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Trump administration announces changes to US Citizenship Test

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The Trump administration has announced  that it will revise the current test to become a citizen of the United States.

U.S. Citizenship and Immigration Services said in a statement that it is revising the current citizenship test “to ensure it continues to serve as an accurate measure of a naturalization applicant’s civics knowledge and that it reflects best practices in adult education assessments.”

The agency did not include details about the exact changes, but said that a working group is reviewing and updating questions. In addition, that group will also “assess potential changes to the speaking portion of the test.”

The new test will be implemented in either December 2020 or early 2021, after analysis of a pilot beginning this fall. The test was last revised in 2008.

Acting USCIS Director Ken Cuccinelli also said in the statement that the agency has the responsibility of  “updating, maintaining, and improving” the test in an effort “to help potential new citizens fully understand the meaning of U.S. citizenship and the values that unite all Americans.”

-Agencies

READ ALSO:   VIDEO: Police say no arrest in Mulwa's murder case as KSN prepares to Live-stream memorial service
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Diaspora

[VIDEO] Revealed: The tough, rough life of Kenyans living in the US – TBT

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BY BMJ MURIITHI

A documentary released on Saturday has shed light on some untold challenges Kenyans face as immigrants in the United States.

Written and produced by Kaba Mbugua, the film, which was released in Raleigh, North Carolina, features a number of Kenyans who candidly narrate their experiences in the US.

Official estimates put the number of Kenyans in the US at 130,000.

The figure is, however, disputed, with some claiming there are at least 300,000 Kenyan immigrants in the country. Many are in well-paying jobs or run successful enterprises while others are students.

MAKE ENDS MEET

The documentary shows that many Kenyans, just like other immigrants, struggle to make ends meet.
Challenges have at times led some — especially the youth — to fall into bad company, ending up in jail, shelters for the homeless, on a forced flight back home or even death.

The film highlights the misconceptions held by Kenyans about life in the “Land of the free” and the subsequent effects.

“I was a criminal … I was arrested for illegal possession of a gun and cocaine,” says Mr James Njoroge who has since been deported.

“I smoked marijuana and was involved in many minor violations.”

Ms Alice Raine, who has returned home tells of how uninformed she was about life in the US before flying out.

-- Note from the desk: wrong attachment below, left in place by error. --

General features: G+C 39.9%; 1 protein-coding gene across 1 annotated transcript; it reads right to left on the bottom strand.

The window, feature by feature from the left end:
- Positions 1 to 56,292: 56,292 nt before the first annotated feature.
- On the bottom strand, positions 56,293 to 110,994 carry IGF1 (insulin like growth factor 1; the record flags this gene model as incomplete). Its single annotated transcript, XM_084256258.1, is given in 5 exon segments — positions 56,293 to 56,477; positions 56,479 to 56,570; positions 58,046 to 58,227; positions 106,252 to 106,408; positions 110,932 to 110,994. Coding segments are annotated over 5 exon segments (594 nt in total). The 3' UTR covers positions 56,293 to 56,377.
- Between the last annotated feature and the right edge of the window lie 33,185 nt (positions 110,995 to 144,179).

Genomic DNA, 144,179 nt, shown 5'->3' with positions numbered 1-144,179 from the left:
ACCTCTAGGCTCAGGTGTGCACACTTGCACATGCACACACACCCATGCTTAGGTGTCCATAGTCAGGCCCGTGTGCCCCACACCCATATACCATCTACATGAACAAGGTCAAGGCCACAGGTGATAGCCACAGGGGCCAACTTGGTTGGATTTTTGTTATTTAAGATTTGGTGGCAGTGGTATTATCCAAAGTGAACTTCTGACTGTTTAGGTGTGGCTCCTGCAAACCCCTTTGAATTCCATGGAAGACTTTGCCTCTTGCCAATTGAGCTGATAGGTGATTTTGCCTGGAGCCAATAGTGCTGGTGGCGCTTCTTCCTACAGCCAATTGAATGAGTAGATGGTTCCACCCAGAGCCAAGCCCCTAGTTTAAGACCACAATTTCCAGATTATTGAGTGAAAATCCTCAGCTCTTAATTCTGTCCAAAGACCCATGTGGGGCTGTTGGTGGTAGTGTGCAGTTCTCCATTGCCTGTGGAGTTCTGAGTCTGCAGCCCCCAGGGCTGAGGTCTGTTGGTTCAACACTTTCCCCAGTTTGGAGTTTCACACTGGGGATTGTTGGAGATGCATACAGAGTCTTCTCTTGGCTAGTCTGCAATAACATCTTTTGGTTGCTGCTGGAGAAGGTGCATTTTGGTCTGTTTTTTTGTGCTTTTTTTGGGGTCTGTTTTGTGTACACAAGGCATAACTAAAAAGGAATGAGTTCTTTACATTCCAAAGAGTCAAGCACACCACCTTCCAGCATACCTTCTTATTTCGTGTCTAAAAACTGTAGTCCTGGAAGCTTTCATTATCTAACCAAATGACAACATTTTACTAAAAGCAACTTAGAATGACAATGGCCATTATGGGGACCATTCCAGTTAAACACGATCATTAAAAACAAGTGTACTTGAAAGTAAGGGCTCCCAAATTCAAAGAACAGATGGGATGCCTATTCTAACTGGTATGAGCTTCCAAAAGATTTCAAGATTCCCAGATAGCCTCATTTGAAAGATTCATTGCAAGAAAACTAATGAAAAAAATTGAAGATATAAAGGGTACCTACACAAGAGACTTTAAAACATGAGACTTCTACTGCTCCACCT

READ ALSO:   Kenyan Businessman jailed in US for 10 years

She says she was shocked when she landed.

NO FOOD

“We used to eat from trash cans because we had no food and the restaurant where we worked would not let us touch the expired food,” she says, referring to the Food and Drug Administration laws, which are strictly observed by American eateries.

“Our first year was terrible. We had come on a one-way ticket and so we couldn’t go back.”

Another says many well-educated Kenyan professionals settle for demeaning menial jobs just to make ends meet.

“This is because they do not have the requisite papers to enable them compete on equal terms with others,” he says.

Ms Wariara Thuo explains how difficult it was to get a car and a place to stay soon after she arrived in America.

“Authorities wanted to see my documents everywhere I went,” she says.

US-based immigration lawyer Japheth Matemu says some Kenyans do not give up easily and opt for marriage.

OPT FOR MARRIAGE

“However, citizenship through marriage is not as easy as some think. It must be a one-woman-one man union and it has to be entered into in good faith in order to be recognised by federal law,” he says.

He adds that many Kenyans married in Kenya are denied an opportunity to adjust their status because they have no divorce records.

READ ALSO:   VIDEO: Police say no arrest in Mulwa's murder case as KSN prepares to Live-stream memorial service

“They forget that there is a record trail from the time they applied for their visas,” he says.

Mr Matemu explains why the “Kenyan mindset” has landed many in American prisons.

“Some things not taken very seriously in Kenya are considered criminal in the US. Many Kenyans have ended up in jail for crimes like driving under the influence,” he adds.